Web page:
Contributed by Niamh Cullen
Currently showing in the IFI and Lighthouse cinemas in Dublin, Vincere (meaning ‘win’), seems like a fitting title for a film about Mussolini’s younger days and his rise to power. Told from the perspective of his then mistress and fellow revolutionary Ida Dalser, the film follows his early career as editor of the socialist newspaper Avanti! in the heady atmosphere of turn of the century Milan. A leading member of the young, revolutionary contingent of the socialist party, the young Benito broke with the party’s pacifist stance in 1914 and rushed to support the war. In his eyes, war was the perfect opportunity for Italy; a chance to bring about excitement, revolution and national glory. According to the film, it was the ever admiring Ida who sold her draper’s shop to give Mussolini the capital to start his own newspaper, Il Popolo d’Italia. It was through this new daily that he began to build up the mass following that, with the help of his Blackshirt militia, would propel him to power in 1922. Soon afterwards, Ida and Benito’s paths separated. After the war, having abandoned his revolutionary lifestyle for the respectable image necessary for his political career, Mussolini returned to his wife Donna Rachele. Left alone with their child, and convinced she was actually his rightful wife, Ida was unable to forget Mussolini as easily as he had cast her aside. The film follows their troubled lives against the background of the continued rise of fascism. Mussolini and fascism are only present in distant glimpses from then on – in statues, newspapers and newsreel footage – but even as the figure she sees from afar develops into the remote, imperious and even faintly ridiculous character of the dictator familiar to us from history, his presence continues to haunt Ida.
Stylishly edited, with original newsreel footage from the archive of the fascist film board – the Istituto Luce – interspersed throughout the film, Vincere offers a fascinating portrait of life in wartime and fascist Italy. Though the second half of the film is very well acted, the first half was particularly strong. While Mussolini’s early career as a socialist and newspaper editor is well known, it’s an unusual choice of subject for a film – cinematic portrayals of fascism tend to concentrate on the later years, when the regime was firmly established, or on the Second World War and antifascist resistance. Apart from an unnecessary cinematic trick in the opening sequences that seemed to give Mussolini ‘demonic’ eyes, veteran director Bellocchio tackles his subject extremely well.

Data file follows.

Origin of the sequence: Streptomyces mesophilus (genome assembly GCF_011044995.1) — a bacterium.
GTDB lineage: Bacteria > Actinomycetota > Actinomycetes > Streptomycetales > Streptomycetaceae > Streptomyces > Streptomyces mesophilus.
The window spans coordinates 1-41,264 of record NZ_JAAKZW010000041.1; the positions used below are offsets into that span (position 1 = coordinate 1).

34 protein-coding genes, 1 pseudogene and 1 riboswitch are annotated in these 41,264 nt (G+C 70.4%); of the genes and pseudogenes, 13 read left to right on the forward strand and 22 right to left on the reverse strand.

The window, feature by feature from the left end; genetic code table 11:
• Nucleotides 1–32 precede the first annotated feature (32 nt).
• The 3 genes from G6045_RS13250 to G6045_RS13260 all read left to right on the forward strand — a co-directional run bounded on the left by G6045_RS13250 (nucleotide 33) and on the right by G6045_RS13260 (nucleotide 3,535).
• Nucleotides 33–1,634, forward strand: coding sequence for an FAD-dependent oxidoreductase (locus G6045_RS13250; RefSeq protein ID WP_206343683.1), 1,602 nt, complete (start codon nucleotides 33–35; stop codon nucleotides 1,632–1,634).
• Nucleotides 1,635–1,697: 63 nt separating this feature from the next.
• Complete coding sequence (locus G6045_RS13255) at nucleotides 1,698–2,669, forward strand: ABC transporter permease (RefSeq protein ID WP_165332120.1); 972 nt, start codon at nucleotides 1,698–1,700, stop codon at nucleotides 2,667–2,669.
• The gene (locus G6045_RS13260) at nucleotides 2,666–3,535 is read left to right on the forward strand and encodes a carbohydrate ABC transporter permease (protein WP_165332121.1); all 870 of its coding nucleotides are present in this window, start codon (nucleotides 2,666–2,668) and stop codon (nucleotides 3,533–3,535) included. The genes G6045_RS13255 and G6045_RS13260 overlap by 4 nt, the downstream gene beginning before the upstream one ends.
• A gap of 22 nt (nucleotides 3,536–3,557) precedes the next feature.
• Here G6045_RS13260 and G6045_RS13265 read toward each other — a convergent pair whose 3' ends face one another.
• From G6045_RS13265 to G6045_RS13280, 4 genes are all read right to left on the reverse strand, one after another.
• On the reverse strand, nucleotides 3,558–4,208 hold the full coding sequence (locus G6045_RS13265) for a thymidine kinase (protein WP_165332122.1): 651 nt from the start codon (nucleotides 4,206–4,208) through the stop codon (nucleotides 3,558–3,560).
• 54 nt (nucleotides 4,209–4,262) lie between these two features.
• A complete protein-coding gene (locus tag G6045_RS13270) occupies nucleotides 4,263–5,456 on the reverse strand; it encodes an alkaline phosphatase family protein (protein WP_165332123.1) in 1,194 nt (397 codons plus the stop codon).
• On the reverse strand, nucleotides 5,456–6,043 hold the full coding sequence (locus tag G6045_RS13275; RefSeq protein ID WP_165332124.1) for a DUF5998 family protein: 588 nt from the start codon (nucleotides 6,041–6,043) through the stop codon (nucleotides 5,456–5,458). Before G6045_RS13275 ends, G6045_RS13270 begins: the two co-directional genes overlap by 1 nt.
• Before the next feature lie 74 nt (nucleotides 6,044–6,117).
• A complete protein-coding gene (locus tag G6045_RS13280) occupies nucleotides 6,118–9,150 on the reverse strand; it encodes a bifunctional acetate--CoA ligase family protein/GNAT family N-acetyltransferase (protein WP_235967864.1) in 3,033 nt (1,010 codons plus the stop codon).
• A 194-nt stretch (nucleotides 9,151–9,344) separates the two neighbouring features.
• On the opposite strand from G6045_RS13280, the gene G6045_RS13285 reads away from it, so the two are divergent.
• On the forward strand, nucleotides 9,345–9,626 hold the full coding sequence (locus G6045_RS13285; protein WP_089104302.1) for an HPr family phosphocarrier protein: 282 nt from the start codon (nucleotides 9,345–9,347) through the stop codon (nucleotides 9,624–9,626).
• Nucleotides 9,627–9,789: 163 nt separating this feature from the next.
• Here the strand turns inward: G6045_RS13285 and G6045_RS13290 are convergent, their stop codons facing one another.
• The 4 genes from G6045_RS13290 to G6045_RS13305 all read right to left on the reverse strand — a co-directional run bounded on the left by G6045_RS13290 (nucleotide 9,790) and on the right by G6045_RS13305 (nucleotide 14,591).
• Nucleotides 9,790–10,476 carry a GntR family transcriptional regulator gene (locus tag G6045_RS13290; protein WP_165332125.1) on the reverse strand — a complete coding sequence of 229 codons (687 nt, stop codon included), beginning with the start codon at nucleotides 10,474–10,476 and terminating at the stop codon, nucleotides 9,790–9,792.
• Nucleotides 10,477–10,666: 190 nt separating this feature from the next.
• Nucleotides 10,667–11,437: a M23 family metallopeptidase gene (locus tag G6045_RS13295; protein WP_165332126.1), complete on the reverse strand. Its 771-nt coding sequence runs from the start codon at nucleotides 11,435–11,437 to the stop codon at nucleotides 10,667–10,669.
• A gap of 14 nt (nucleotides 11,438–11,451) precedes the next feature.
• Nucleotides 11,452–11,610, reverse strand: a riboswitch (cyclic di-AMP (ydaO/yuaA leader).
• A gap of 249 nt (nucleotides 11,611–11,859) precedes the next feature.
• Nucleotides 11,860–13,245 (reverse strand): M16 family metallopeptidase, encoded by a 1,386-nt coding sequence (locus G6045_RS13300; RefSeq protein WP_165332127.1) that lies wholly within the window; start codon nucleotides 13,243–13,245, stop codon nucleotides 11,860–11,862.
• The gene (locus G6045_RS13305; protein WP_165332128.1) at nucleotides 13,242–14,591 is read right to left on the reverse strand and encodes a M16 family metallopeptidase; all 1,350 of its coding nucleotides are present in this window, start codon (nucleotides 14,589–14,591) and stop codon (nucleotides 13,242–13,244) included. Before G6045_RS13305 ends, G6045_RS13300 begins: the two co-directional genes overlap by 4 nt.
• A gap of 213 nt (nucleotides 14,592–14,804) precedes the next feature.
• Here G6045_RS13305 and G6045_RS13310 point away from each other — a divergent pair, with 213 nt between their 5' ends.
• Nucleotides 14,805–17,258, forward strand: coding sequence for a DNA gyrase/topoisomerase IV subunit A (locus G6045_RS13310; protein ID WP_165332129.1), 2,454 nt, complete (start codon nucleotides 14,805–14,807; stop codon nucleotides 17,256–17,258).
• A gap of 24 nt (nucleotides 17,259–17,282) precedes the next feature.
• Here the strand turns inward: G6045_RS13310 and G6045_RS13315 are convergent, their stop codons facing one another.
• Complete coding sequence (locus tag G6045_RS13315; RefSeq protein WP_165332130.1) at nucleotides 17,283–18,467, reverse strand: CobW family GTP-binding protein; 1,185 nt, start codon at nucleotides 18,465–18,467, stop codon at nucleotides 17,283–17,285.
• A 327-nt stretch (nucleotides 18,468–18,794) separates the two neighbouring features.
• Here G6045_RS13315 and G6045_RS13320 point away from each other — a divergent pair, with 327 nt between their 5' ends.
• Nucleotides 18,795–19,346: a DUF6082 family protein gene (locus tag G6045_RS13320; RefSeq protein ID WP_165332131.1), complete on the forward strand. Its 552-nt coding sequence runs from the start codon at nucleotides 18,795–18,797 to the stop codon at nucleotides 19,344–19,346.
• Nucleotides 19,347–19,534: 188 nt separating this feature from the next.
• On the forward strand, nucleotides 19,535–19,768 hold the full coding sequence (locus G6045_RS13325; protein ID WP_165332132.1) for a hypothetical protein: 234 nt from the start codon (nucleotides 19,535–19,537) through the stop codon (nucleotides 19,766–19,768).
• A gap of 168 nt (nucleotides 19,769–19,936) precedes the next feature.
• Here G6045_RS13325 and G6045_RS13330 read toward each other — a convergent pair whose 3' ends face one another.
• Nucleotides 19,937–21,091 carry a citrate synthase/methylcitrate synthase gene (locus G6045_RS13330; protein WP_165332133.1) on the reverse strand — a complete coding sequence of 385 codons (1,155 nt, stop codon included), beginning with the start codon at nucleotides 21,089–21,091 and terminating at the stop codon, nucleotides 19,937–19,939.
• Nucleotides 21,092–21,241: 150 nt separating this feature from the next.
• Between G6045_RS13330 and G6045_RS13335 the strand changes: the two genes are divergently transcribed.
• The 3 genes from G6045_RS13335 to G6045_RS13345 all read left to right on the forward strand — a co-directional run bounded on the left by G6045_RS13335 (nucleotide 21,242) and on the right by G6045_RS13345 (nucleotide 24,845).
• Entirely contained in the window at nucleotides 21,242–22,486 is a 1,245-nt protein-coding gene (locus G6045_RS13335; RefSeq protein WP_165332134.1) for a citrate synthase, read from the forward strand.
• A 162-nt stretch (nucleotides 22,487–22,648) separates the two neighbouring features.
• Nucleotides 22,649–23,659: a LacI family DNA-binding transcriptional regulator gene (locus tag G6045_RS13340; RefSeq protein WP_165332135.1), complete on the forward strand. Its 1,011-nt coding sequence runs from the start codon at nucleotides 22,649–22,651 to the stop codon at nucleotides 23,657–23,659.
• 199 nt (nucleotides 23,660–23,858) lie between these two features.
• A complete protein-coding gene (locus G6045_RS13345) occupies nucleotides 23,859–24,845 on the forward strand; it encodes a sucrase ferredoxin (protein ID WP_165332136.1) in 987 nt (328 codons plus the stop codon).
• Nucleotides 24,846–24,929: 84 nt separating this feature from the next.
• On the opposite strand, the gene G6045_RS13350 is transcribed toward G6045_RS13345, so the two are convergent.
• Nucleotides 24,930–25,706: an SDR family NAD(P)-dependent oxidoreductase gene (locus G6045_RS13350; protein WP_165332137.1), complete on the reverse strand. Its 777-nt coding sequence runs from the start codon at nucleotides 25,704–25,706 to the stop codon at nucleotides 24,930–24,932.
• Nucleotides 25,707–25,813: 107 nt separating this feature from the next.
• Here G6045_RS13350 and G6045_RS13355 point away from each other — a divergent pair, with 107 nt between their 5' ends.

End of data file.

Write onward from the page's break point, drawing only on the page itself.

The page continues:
An atheist Mussolini, clearly not lacking in self assurance or disdain for the establishment, opens the film by challenging God (in his words) in front of an audience of church-goers. If God has not struck him down within five minutes, it is evidence that he does not exist. This scene, which ends with Mussolini and Ida fleeing a packed room of outraged Catholics after the five minutes are up, sets the tone for the first half of the film. A montage of original archive footage, blending film and photography, of Milan’s signature images, from factories and futurists to department stores and the omnipresent duomo, captures further the energy of the city; modern and industrial, packed with revolutionaries and literary bohemians and simmering with unrest. In this atmosphere, the call for revolution was as much as attitude as a political stance; a cry of youth and vigour against age and conformity. It was only later that fascism began to distinguish itself as something different and much more threatening. Scenes like the cinema-goers watching a newsreel announcing the declaration of war in 1914, which prompted an outbreak of noisy chanting by the warmongers in the audience – with the elderly pianist switching to keep time with the audience instead of the film – seem particularly indicative of the boisterous energy that permeated the city.
With the benefit of hindsight, cinema goers will find Ida’s enraptured face at scenes like this troubling or puzzling to say the least, since we know this seemingly revolutionary energy was only going to lead to dictatorship in Italy and personal tragedy for her. However the film does bring this pivotal historical moment to life, recreating the noisy backdrop of wartime Milan and giving us some insight into the motivations of revolutionaries of both Left and Right in the lead up to fascism.
Niamh Cullen is an IRCHSS postdoctoral fellow in the School of History and Archives, University College Dublin, specialising in modern Italian history.